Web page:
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If you regularly care for another person, you can ask for an assessment of your needs to see if you are eligible to receive support. This is called a carer’s assessment.

Following changes to the Care Act on 1 April 2015 carers' rights were extended so that more family carers in England can receive government assessment and support. 

On this page:

1. Who is eligible for a carer's assessment in England?
2. What support can I get from the carer's assessment in England?
3. Carer's assessment elsewhere in the UK

Who is eligible for a carer's assessment in England?

Anyone who provides care and feels they might benefit from some support will be entitled to an assessment. As is the case for an individual receiving care, the local authority will determine whether the carer has eligible needs based on a nationally-set threshold.

If you are caring for another adult, you will be eligible for support from the local authority if:

  • your physical or mental health is at risk of deteriorating, or
  • you are unable to maintain family and other relationships or engage in recreational activities, among other specified areas, which is having a significant impact on your wellbeing.

If you think you meet these criteria, there are two ways that your needs can be assessed:

Joint assessment, where you are assessed as part of the cared-for person’s assessment. This should ascertain the level of care that you are willing and able to provide. If you have needs that meet the council’s criteria, the council has a legal duty to meet those needs, subject to financial assessment.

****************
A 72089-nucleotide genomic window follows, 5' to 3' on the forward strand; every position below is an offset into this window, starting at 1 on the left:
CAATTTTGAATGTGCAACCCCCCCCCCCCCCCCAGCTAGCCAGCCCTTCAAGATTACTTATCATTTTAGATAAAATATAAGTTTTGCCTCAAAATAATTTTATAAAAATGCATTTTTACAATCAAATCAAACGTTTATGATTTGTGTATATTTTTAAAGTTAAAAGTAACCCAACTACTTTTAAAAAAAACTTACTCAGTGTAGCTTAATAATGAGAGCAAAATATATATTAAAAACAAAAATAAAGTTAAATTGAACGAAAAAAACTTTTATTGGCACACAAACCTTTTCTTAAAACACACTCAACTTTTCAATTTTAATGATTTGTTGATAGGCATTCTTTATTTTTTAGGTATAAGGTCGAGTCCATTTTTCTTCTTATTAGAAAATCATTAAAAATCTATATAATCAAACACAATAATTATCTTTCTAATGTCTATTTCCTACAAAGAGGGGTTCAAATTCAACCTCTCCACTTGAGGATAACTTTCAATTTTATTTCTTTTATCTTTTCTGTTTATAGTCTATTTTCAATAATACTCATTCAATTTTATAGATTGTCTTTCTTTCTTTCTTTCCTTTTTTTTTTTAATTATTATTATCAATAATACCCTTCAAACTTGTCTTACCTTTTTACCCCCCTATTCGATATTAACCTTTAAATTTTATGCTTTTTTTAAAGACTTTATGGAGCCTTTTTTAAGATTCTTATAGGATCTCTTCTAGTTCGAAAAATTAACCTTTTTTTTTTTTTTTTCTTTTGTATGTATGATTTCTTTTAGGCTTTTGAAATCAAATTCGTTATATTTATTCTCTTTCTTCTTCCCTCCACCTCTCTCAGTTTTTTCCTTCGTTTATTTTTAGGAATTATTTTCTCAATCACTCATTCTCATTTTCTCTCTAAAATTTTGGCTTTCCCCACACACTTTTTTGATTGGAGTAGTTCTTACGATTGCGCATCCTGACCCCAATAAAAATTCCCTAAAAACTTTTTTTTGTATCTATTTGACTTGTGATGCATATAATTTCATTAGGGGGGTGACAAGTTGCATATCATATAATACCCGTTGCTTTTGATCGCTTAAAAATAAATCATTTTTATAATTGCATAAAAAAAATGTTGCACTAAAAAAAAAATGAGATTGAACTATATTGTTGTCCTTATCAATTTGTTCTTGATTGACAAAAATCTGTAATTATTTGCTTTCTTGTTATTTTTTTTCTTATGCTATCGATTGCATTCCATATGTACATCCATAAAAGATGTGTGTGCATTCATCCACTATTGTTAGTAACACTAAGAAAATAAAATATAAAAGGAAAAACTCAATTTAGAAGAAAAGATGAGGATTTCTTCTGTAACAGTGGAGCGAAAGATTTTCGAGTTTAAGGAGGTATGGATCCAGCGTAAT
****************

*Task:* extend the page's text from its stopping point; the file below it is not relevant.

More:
Separate assessment: if you are providing 'regular and substantial amounts' of care, the impact on your life, such as on your work, education and leisure, can also be assessed.

What support can I get from the carer's assessment in England?

Following the carer’s assessment, the support you could be given includes alternative care for your relative so that you can have a break and it could also include support to make your life easier. 

Examples of alternative care for your relative

  • A sitting service, when someone can sit with your relative to supervise them for a while.
  • Respite care for your relative, such as at a day care centre or residential care for a short period, so that you can take a break or have a holiday.

Examples of support for you

  • A carer’s training session, maybe in lifting and handling techniques.
  • Gym membership and leisure classes to relieve stress.
  • Computers and training courses to aid starting or returning to paid work.
  • Taxi fares, if you don't drive, to help with travel.
  • Help with domestic routines, such as gardening and housework.

You could also be eligible for Carer's allowance.

Carer's assessment elsewhere in the UK

In Northern Ireland, carers are assessed at the same time as the person they are caring for to ensure all the necessary information is gathered together to plan effective home care services.

In Scotland, refer to this guide for getting help by Carers UK. 

In Wales, the Social Services and Wellbeing Act provides for all carers to be able to access community-based preventative and support services without the need for formalised assessments. Any carer who appears to have eligible support needs is entitled to a carer's assessment, with the support plan centred around achieving the outcomes the carer themselves has identified. 

Downloadable guide

Helping loved ones in later life is an introduction to the different care choices available. Perhaps you're looking for ways to help a relative to stay living at home, or maybe one (or both) of your parents or a partner want to move into somewhere offering sheltered or residential care. We explain the choices and how to find out more.

More information

  • Benefits for carers: government support you might also be entitled to.
  • Respite care: find out about the respite care options that are available.
  • Care services directory: if you are looking after someone with dementia, our directory tells you about support groups in your area.

Page last reviewed: June 2015
Next review due: July 2017